So one thing that I am having difficulty with as I transition the year through kindergarten is depth and complexity. Coming from third grade I seem to struggle with how to stretch “simple” things out for the required amount of time. For example, right now we are working on living and nonliving in science. We have already done one week on the topic and after 2 days I was confident that my students understood the difference between living and nonliving and why something is living. When I scour the Internet for ideas on how to further teach this topic I keep coming across the same things – powerpoints and sorting activities. We have done both! I even took my class to the computer lab and taught them how to use a new program (Kidspiration) and they created and sorted pictures into groups of living and nonliving. I was thrilled with the outcome – more from the technology standpoint that the science standpoint – but thrilled nonetheless.
Here’s my quandary – I still have another week on the topic!?! Now, just so you know, I still have plants and animals coming up, so this 2 week period is strictly for the following learning points: 1) differentiating between living and nonliving based upon whether they have basic needs and produce offspring, and 2) examining evidence that living organisms have basic needs such as food, water and shelter for animals and air, water, nutrients, sunlight and space for plants. I wanted to some labs on the topic. I ruled out manipulating living organisms to see whether they could survive without food, water and shelter. Wasn’t sure that would fly over well.
This is what I am going to try. Here is my Pinspiration from Strong Start:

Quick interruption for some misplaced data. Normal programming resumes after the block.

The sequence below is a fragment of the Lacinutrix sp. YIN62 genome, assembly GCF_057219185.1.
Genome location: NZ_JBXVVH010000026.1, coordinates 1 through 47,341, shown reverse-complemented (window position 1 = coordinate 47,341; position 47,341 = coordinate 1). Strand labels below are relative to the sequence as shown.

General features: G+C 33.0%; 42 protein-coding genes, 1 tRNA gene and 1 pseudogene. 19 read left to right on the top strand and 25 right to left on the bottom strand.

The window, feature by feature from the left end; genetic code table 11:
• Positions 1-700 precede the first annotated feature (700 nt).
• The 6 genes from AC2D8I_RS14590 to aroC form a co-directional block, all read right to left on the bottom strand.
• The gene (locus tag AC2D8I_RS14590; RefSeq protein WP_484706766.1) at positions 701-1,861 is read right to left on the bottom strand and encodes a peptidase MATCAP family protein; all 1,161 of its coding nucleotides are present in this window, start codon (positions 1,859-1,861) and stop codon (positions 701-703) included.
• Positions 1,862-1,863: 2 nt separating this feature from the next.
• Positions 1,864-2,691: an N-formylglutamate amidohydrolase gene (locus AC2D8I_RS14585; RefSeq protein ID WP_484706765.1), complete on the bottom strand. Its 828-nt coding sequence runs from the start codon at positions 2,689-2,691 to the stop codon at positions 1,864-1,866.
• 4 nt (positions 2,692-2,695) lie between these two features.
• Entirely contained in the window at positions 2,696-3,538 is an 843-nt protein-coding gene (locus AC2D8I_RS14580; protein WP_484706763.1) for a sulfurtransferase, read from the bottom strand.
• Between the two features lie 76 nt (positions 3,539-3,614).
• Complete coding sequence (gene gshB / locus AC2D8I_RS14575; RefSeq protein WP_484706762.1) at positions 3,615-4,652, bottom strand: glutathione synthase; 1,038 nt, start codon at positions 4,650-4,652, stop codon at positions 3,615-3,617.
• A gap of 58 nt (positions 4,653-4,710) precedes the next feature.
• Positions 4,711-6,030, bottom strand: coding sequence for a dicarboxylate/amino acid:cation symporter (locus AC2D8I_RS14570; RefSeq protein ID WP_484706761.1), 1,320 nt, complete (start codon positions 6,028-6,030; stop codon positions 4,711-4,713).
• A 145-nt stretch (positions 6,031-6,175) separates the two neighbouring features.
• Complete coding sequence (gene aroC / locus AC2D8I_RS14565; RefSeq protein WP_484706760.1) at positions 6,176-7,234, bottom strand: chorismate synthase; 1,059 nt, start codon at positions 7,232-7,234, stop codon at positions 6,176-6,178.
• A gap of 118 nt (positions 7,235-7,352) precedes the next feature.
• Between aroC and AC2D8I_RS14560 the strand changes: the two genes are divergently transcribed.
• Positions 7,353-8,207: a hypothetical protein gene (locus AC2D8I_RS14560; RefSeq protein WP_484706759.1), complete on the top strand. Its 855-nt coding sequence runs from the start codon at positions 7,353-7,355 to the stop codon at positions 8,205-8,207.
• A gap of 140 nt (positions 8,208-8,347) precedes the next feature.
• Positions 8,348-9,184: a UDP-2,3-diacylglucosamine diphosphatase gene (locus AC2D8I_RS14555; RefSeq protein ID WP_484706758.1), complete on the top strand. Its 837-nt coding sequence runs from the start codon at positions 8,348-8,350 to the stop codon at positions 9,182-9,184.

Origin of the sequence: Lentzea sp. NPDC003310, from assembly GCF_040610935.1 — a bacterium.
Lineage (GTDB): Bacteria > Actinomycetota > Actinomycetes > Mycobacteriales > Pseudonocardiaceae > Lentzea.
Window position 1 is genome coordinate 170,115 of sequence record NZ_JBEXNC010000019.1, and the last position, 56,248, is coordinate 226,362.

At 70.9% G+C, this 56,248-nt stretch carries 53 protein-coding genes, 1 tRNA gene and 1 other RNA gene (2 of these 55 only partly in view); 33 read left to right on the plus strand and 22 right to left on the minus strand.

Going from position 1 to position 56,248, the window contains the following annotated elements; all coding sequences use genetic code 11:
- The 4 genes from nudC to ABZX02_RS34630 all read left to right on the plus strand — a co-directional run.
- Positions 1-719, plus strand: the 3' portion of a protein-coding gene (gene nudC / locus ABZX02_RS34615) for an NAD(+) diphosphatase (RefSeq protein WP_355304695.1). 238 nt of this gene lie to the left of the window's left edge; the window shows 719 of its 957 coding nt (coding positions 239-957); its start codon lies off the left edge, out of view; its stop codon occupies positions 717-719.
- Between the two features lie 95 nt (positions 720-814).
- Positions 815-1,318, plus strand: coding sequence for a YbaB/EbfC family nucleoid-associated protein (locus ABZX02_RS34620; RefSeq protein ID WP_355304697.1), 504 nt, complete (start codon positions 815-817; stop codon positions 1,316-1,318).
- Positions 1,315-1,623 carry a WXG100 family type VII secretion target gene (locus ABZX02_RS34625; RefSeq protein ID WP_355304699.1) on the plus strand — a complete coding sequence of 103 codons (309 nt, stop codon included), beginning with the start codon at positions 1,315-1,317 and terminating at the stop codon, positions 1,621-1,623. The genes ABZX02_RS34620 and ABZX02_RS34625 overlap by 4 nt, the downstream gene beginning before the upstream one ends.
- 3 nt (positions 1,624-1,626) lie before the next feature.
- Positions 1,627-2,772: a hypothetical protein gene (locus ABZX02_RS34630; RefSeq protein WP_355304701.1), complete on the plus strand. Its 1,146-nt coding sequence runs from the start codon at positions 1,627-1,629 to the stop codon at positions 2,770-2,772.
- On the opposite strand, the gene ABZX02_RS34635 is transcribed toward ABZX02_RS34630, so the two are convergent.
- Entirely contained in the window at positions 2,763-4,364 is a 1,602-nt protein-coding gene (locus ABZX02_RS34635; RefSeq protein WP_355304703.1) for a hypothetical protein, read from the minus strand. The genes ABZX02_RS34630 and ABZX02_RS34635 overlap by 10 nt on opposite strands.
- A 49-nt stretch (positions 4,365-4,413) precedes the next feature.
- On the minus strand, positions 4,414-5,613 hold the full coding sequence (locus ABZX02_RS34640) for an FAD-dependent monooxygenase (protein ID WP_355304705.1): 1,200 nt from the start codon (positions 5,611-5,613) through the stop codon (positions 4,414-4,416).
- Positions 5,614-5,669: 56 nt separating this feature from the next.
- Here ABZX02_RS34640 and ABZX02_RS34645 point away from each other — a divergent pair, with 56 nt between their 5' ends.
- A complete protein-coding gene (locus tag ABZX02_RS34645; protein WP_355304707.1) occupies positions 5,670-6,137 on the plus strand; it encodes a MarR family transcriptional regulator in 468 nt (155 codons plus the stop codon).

I loved the idea of having 5 different fingers to really test whether something was living or nonliving. I have to keep in mind that is my goal – not sprouting plants. So I ran to the Dollar Tree and picked up some gloves. Then I stopped off for some testing agents. Each student will receive 1 glove and 5 “items” to test whether it is living or nonliving. The 5 items are: bean seed, radish seed, zinnia seed (picked this one based on its germination time), a popcorn kernel, and a roasted/salted sunflower seed.
We will start off by looking at the 5 items and making a hypothesis about whether it is living or nonliving. Then I am going to introduce the idea of testing that hypothesis. I am going to have the kids list what we would need to test based on what living things need. Then TA-DA I have everything we need to get started!
I created this recording booklet to record our daily observations over the next 2 weeks. The booklet includes a cover, pages to draw and describe each of the 5 objects as well as to make a hypothesis for each object, a daily observation page ready to draw and write observations and a conclusions page. You can grab a copy by clicking on the picture.
I have no idea if this will work – but I am going to give it a try! In my head, it works great! I will keep you posted throughout the next 2 weeks as to its success.
In addition to this on-going experiment, we are also going to inspect soil samples and pond water samples to look for sign of life. At the end of the week we are going to create a living and nonliving object out of construction paper. I am going to give the students their choice to create anything they like. Then they will write the evidence to prove why it is living or nonliving. Finally, they will post their item on the correct chart to display.
If you are looking for more Living and Nonliving ideas for your classroom, check-out these:
|A worm vs. gummy worm science lab! I don’t know whether to say Yuck or Yum!|
|This is a great mini-unit from KindergartenKindergarten! I used much of this in my week 1 plans. I especially love the powerpoint to introduce the topic!|
Well, I hope if you find yourself in the same place I am that these ideas help you out a little. Check back to see how our Living and Nonliving Experiment is going!
If you have an activity that you love for Living and Nonliving please share with your comments!
What a great idea to use the glove as a living or nonliving lab. I've used the same glove as a garden in a glove, with one seed started in each space. I'm curious as to how it worked out?